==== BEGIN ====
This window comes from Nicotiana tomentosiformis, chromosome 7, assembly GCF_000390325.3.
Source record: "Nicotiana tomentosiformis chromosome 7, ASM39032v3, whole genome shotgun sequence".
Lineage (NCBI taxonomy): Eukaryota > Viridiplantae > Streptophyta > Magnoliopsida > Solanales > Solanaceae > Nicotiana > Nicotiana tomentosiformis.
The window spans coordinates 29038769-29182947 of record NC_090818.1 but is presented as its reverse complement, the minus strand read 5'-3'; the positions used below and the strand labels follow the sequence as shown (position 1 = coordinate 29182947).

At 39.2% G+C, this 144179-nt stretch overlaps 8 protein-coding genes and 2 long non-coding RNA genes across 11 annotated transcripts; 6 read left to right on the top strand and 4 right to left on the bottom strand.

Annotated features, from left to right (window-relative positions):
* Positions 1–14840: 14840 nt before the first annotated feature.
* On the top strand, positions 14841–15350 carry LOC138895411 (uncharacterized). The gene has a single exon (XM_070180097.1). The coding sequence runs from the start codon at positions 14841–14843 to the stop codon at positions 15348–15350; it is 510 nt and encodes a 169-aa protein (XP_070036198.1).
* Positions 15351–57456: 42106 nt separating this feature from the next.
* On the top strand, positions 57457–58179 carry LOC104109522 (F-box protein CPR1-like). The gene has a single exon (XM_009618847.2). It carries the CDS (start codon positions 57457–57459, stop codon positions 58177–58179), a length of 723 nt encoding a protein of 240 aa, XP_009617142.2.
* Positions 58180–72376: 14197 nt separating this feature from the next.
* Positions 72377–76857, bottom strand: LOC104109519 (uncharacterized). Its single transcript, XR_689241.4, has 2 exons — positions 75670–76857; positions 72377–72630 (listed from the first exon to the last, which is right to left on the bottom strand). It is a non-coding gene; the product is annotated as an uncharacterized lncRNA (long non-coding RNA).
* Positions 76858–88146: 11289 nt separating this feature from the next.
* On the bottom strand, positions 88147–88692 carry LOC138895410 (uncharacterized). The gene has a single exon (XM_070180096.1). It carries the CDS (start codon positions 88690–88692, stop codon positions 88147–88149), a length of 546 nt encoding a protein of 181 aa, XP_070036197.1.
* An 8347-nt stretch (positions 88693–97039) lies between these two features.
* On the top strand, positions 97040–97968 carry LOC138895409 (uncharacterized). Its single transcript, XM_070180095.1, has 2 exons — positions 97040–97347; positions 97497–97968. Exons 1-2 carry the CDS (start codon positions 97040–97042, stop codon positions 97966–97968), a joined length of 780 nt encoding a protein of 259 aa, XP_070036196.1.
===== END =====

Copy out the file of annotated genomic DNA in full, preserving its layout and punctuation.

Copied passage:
This window comes from Nicotiana tomentosiformis, chromosome 7, assembly GCF_000390325.3.
Source record: "Nicotiana tomentosiformis chromosome 7, ASM39032v3, whole genome shotgun sequence".
Lineage (NCBI taxonomy): Eukaryota > Viridiplantae > Streptophyta > Magnoliopsida > Solanales > Solanaceae > Nicotiana > Nicotiana tomentosiformis.
The window spans coordinates 29038769-29182947 of record NC_090818.1 but is presented as its reverse complement, the minus strand read 5'-3'; the positions used below and the strand labels follow the sequence as shown (position 1 = coordinate 29182947).

At 39.2% G+C, this 144179-nt stretch overlaps 8 protein-coding genes and 2 long non-coding RNA genes across 11 annotated transcripts; 6 read left to right on the top strand and 4 right to left on the bottom strand.

Annotated features, from left to right (window-relative positions):
* Positions 1–14840: 14840 nt before the first annotated feature.
* On the top strand, positions 14841–15350 carry LOC138895411 (uncharacterized). The gene has a single exon (XM_070180097.1). The coding sequence runs from the start codon at positions 14841–14843 to the stop codon at positions 15348–15350; it is 510 nt and encodes a 169-aa protein (XP_070036198.1).
* Positions 15351–57456: 42106 nt separating this feature from the next.
* On the top strand, positions 57457–58179 carry LOC104109522 (F-box protein CPR1-like). The gene has a single exon (XM_009618847.2). It carries the CDS (start codon positions 57457–57459, stop codon positions 58177–58179), a length of 723 nt encoding a protein of 240 aa, XP_009617142.2.
* Positions 58180–72376: 14197 nt separating this feature from the next.
* Positions 72377–76857, bottom strand: LOC104109519 (uncharacterized). Its single transcript, XR_689241.4, has 2 exons — positions 75670–76857; positions 72377–72630 (listed from the first exon to the last, which is right to left on the bottom strand). It is a non-coding gene; the product is annotated as an uncharacterized lncRNA (long non-coding RNA).
* Positions 76858–88146: 11289 nt separating this feature from the next.
* On the bottom strand, positions 88147–88692 carry LOC138895410 (uncharacterized). The gene has a single exon (XM_070180096.1). It carries the CDS (start codon positions 88690–88692, stop codon positions 88147–88149), a length of 546 nt encoding a protein of 181 aa, XP_070036197.1.
* An 8347-nt stretch (positions 88693–97039) lies between these two features.
* On the top strand, positions 97040–97968 carry LOC138895409 (uncharacterized). Its single transcript, XM_070180095.1, has 2 exons — positions 97040–97347; positions 97497–97968. Exons 1-2 carry the CDS (start codon positions 97040–97042, stop codon positions 97966–97968), a joined length of 780 nt encoding a protein of 259 aa, XP_070036196.1.